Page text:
Sunday, November 27, 2011

The Big Show!

When lining up Halloween, Thanksgiving and Christmas in my mind, it's difficult to pick a favorite. I love the macabre whimsy of Halloween, a holiday that allows you to decorate cupcakes with zombie hands and eyeballs. One that permits a decorating scheme derived from the most twisted fantasies of Tim Burton without frightening your neighbors. Christmas seems like a default shoo-in, what with the gift-giving and cookie-baking and sheer magic that one feels from dusk on December 24 to the break of dawn the next morning. But Thanksgiving holds a special place for me, with its culinary focus and excuse to break out the very best wedding gifts out of your china cabinet. In my family it's my holiday, the one I get to host. It deserves as much reverence as other holidays, but is increasingly victim to holiday-creep as Black Friday entreches greedily upon its territory. When you can't find canned pumpkin through the forest of candy canes at the grocery story in mid-November, you know something is deeply wrong with this country.
It is in this spirit, I beseech you fellow foodies, demand your Thanksgiving! Occupy the poultry aisle! Boycott the Christmas Tree lighting taking place a week and a half before Thanksgiving even happens (I'm looking at you, Woodburn Outlet)! We have traditions to uphold, and Christmas can wait its damn turn.
This year was an especially fantastic Thansgiving, if I do say so. Time was on my side: with my new job at a company that thinks that giving employees a life outside work might be a good idea, I had 5 glorious days off: Wednesday through today. This meant I had all day Wednesday to prep and decorate at a leisurely pace, and actually enjoy what I was doing without knocking myself out. I always enjoy hosting holidays, but sometimes I do feel like I'm going to pass out. Preparations began on Monday, when I made that famous cheese spread. This year I made a new dip, Martha Stewart's caramelized onion and bacon dip, and... we have a new tradition! This is a savory dream come true. I was a little concerned that there were too many onions, but you cook them down for over an hour until they're soft and yielding, and they take on a unique sweetness that is the perfect compliment to the beautiful bacon chunks. I served them with good, hefty kettle chips, but it also tastes great on Thanksgiving leftover sandwiches in place of mayo. Onion dip and cranberry sauce. Who knew? And isn't that second-day sandwich what we're all here for?

But what really ran away as the star of the day was the old stand-by, deviled eggs. Although they are a stand-by at each of our family holidays, from Easter to Christmas Eve, I haven't attempted them in years. I made a terrible batch a few years back by following a Paula Deen recipe, which called for like a whole cup of mayonnaise. Disgusting! That just waters down the yolks and makes them taste like lard. You want the eggs to still taste like eggs, just slightly enhanced with just a tablespoon of mayo, a little mustard, a splash of vinegar and festive paprika. Is it as old-fashioned as a pregnant 60's housewife smoking while chugging down a Manhattan? Perhaps. But every time I see some remodeled/deconstructed/up-kicked recipe for deviled eggs with bacon, crab, capers, fiddleheads, whatever is the ingredient du jour, I cringe. JUST LET THE EGGS BE EGGS, PEOPLE! You'll run out of them before you even mix up the punch (so be sure to hoard some extras in the fridge).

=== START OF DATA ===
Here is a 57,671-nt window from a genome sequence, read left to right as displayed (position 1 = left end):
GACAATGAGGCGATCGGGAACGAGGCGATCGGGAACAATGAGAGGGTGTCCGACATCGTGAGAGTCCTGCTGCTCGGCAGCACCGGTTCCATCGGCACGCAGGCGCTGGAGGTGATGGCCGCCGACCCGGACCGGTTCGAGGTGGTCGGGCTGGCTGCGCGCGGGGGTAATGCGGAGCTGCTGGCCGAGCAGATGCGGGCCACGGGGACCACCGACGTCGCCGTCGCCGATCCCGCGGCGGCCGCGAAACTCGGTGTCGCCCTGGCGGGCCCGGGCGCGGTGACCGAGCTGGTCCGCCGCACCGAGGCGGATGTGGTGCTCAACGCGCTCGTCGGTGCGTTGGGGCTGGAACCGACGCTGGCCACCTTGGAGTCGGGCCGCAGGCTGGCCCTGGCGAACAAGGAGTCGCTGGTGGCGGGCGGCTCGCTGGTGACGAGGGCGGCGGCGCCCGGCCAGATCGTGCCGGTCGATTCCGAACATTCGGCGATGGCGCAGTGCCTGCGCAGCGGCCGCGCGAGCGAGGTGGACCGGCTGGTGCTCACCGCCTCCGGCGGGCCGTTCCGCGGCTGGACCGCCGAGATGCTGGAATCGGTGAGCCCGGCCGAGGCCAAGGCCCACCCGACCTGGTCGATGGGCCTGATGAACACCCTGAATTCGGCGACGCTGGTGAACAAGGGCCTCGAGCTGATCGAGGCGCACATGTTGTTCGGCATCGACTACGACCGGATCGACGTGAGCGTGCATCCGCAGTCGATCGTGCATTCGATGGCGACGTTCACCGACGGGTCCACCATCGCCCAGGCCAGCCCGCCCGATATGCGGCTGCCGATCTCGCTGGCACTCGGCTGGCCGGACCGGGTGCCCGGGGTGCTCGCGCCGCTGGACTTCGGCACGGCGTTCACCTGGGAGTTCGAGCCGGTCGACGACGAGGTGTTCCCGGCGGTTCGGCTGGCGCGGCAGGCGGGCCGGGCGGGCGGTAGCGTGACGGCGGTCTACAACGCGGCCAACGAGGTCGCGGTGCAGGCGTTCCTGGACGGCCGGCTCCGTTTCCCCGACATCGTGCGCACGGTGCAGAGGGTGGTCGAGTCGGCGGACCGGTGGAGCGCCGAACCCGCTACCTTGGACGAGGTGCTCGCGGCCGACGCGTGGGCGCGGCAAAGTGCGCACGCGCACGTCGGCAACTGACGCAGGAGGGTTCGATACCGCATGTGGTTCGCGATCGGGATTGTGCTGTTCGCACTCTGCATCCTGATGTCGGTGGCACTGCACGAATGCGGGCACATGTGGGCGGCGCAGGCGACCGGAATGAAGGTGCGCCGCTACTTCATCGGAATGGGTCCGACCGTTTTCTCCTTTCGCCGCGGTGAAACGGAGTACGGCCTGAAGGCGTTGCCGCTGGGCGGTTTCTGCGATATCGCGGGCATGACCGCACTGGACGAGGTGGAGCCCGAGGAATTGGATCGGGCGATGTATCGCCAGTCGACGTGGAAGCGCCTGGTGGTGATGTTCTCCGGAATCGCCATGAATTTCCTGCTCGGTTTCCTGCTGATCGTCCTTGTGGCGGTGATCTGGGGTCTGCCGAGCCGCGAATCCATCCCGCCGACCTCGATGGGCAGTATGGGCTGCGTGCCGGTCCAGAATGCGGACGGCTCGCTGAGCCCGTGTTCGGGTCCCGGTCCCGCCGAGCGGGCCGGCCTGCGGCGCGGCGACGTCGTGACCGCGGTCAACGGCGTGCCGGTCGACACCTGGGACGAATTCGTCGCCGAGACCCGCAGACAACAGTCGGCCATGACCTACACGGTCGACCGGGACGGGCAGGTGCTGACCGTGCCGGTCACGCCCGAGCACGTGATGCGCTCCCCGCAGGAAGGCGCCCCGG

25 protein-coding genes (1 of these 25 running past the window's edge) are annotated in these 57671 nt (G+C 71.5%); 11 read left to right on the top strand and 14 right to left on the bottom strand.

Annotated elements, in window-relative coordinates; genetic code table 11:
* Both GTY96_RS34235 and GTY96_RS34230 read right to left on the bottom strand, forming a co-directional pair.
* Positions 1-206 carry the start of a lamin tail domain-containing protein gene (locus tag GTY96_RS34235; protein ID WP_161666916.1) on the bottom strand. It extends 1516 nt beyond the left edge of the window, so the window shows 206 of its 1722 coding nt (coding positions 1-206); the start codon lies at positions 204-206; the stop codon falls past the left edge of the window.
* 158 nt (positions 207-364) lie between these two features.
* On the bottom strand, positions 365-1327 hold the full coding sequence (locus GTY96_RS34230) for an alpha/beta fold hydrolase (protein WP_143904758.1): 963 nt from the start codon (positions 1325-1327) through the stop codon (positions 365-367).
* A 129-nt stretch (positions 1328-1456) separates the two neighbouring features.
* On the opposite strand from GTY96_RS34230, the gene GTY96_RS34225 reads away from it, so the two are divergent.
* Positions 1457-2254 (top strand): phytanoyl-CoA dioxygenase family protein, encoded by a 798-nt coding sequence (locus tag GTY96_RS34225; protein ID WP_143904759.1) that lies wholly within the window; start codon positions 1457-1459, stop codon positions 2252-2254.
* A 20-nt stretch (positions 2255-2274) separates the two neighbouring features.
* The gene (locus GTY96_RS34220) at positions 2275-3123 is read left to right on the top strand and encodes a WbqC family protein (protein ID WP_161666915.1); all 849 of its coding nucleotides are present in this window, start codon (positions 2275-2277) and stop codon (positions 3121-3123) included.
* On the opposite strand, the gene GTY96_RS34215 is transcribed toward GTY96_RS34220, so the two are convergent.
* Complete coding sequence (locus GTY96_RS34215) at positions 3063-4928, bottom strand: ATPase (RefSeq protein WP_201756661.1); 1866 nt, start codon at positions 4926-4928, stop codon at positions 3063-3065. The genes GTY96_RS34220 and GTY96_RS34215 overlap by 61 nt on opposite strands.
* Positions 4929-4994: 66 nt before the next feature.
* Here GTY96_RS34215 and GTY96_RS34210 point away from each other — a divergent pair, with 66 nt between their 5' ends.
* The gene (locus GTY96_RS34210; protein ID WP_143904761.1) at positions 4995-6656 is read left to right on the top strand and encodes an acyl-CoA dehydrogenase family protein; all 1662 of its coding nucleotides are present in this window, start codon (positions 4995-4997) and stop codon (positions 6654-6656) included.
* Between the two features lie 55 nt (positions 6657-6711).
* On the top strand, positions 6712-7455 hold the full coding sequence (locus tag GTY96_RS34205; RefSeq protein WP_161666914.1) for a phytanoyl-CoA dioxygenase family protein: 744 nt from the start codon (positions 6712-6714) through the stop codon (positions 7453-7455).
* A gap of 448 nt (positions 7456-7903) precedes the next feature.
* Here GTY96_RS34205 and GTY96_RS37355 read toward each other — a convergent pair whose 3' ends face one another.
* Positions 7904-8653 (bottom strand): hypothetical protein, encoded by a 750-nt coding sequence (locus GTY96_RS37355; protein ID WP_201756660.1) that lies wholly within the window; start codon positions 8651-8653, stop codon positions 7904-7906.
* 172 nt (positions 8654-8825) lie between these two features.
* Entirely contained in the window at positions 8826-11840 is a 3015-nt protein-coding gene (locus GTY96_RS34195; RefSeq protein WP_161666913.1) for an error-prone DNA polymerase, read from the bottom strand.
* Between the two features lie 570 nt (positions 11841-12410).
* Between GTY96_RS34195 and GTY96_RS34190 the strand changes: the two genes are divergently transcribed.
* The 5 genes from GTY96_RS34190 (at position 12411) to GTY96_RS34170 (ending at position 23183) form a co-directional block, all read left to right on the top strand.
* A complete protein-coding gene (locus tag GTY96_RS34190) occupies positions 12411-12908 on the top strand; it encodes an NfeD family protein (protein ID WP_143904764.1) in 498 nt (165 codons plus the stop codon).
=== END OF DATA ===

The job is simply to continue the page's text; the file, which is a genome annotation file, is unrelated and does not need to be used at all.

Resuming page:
With my surplus of time this year, I got to try out a cute idea I'd seen in Martha Stewart Living several years ago. They're cornucopia placesettings made out of ice cream cones. You take each cone and place the end in a steamy spout of a teakettle, letting it soften and become malleable after about one minute. Curl the end up to create a cornucopia-esque tail, then place on a baking sheet to dry. Dip the open end in white chocolate, then in crushed pistachios to create that... uhh, I don't know what it's called, but I know it looks like a cornucopia. Now they're ready to be adorably placed on each plate, filled with jelly beans (I was hoping to find some kind of veggie-shaped candies, but apparently those aren't around, so I took Martha's much easier suggestion).

The only bad part? There's not a hell of a lot people can do with them (do you really want to chew on a pistachio-covered ice cream cone?), so they pretty much ended up in the trash. But they really LOOKED cool for about an hour.

As is our family tradition, we had about five times as much food as our small crowd required, such as dual desserts (my mom's wonderful pumpkin pie, and the new recipe I tried this year for cranberry cheesecake at Matt's request). I have a gigantic Ziploc bag full of turkey in the deli drawer, a Pyrex full of sweet potatoes, a ton of green bean casserole, and loads of cranberry sauce. I'm trying to Iron Chef this stuff as much as I can, without resorting to that disgusting recipe on the Best Foods radio spot ("take all your leftovers, mix with mayo and bake!" Yeah, I didn't believe it was real either...but it is). Last night I made spaghetti with chicken sausage, and made crazy-good garlic bread by spreading leftover sharp cheese spread on baguettes. Topped with some Penzey's Sandwich Sprinkle and broiled for 5 minutes, and I could have eaten this as a meal on its own. Did I mention I'm totally not going to weigh myself this week?

But that's okay. Because Thanksgiving is a chance to break out your best ingredients, test out a new recipe you'd never have the time or need to do the rest of the year, and see the family who can't all gather in the same room normally. You may make a bunch of dishes and chow down a few extra calories, but it's a small drop in the bucket of a whole year of routine.

1 comment:

  1. You couldn't find those pumpkin shaped candy corns? I would have thought they'd be on sale from Halloween...